Men's Hockey: Fully healthy, men look to bounce back
For the men’s hockey team, its chance to regain dominance on the ice after an exasperating 2011-12 crusade that ended 9-16-7 hinges on the Tigers’ greater familiarity with one another and their health.
“We lost three seniors and brought in five freshmen, so we have two more players,” said sophomore forward Aaron Kesselman, who notched four goals and three assists before a serious ACL injury ended his rookie season in January. “Plus, last year our team was made up of mostly underclassmen — 17 of us. Now we only have 11 or so. That transition brings a lot more maturity. A lot of guys on our team are veterans now.”
Princeton will look to get scoring from three leading upperclassmen on the forward line. Junior Andrew Calof led the 2011-12 team with 17 goals and 31 points, while junior captain Jack Berger added 22 points and senior assistant captain Rob Kleebaum had 21. The trio led Princeton to 91 shots on goal in a pair of exhibition games against Guelph last weekend.
Though the Canadian foes won both contests by a slim margin, 3-2 and 6-5, they only managed 74 shots on Princeton’s cage.
“In the second game, their team and ours scored a combined 11 goals. On offense, that’s wonderful to see but on defense, we have to look at reducing our opponent’s scoring opportunities even more,” junior defenseman Alec Rush said. “We’ve been working on that in practice this week; that will get tighter with time. It’s all about everyone learning the new systems we have in place.”
Rush may be one of the team’s offensive weapons, as he scored two goals in Saturday’s shootout, striking in the first and second periods.
Between the pipes, too, the Tigers will have multiple players to lean on. The top two — senior Mike Condon, who posted a 2.88 goals against average in 2011-12, and junior Sean Bonar, who was at 3.17 — returned to the ice with several minutes of play with their teammates under their belts. Sophomore Ryan Benitez, an unrecognized presence in the 2011-12 season, saw time on the ice in both games against Guelph, stopping a number of shots in each performance. “Benitez is really pushing the two of them to be even better,” Rush said.
The problem of having several options for six starting spots is perhaps a new one for Princeton coming off its 2011-12 season. Then, the roster comprised 26 players, but nearly a dozen of them incurred problematic injuries throughout the year.
“Last year we couldn’t even field a whole lineup for a few weeks. So many people were hurt — certainly not the way you want to play,” Rush said. “We worried about really going hard in practice because we overexerted our limited lineup at times, but that led us to being really tired in games ... I think we’ll get that under control this time. We know each other and the game a lot better.”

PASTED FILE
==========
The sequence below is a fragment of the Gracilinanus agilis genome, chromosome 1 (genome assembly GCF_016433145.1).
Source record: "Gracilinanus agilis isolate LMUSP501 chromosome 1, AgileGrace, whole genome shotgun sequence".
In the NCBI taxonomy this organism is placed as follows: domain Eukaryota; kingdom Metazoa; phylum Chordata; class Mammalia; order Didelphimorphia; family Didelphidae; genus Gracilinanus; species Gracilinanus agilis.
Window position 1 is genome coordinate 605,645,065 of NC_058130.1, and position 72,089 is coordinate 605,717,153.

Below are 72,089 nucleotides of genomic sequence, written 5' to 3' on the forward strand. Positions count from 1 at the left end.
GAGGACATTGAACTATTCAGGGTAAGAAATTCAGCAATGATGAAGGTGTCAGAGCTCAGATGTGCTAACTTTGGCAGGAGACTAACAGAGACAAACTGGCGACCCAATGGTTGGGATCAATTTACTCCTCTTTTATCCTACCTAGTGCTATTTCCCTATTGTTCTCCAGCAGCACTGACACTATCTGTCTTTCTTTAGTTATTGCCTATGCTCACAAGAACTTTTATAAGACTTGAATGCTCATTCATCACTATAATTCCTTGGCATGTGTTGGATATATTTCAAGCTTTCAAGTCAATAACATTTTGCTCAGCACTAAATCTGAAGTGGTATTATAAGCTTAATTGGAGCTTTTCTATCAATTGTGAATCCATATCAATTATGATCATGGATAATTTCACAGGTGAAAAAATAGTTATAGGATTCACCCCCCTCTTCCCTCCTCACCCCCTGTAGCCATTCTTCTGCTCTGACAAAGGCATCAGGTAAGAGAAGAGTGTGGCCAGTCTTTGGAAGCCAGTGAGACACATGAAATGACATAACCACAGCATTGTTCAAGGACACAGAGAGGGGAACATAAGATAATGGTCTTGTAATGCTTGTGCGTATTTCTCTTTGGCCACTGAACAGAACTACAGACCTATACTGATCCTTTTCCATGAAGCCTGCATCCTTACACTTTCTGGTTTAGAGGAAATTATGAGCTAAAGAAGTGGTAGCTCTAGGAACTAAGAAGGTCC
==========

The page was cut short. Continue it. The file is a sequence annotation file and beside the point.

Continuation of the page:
But perhaps the most central figure to the Tigers’ newfound familiarity is one who will not once skate onto the ice this year. That figure is head coach Bob Prier, a former St. Lawrence player and assistant who took over Princeton’s program after Guy Gadowsky left at the end of 2010-11.
“Last year was the first year with a new coach. It was new for everyone, and I think that got us off to a slow start,” Rush said. “Now we don’t have to take time to figure our new coach out. He knows us. We know what’s expected of us. Rather than taking the first part of the year to feel things out, we are going to hit the ice and start playing right away.”
Emerging from its preseason weekend, the Tigers hope they can improve on last year’s record, but they recognize the barriers ahead. Princeton placed 11th in the preseason coaches’ poll, the same place it finished in 2012; No. 8 Union and No. 7 Cornell took the top two spots.
“What I took away from this past weekend is that I need to stop getting hurt. But overall, we need to capitalize on our opportunities,” Kesselman said. “In our Friday game we only had two goals but 57 shots. We need to put more in the net than that ... In the third period, we definitely brought renewed energy to the ice, but we need to be more consistent in capitalizing on our scoring chances and finishing the puck.”
The reformed Princeton will have its first regular-season test this weekend against Brown and either Dartmouth or Yale in the Ivy League Shootout. The Tigers will return home after fall break to face a pair of their biggest rivals, Cornell and Colgate, to kick off ECAC play.
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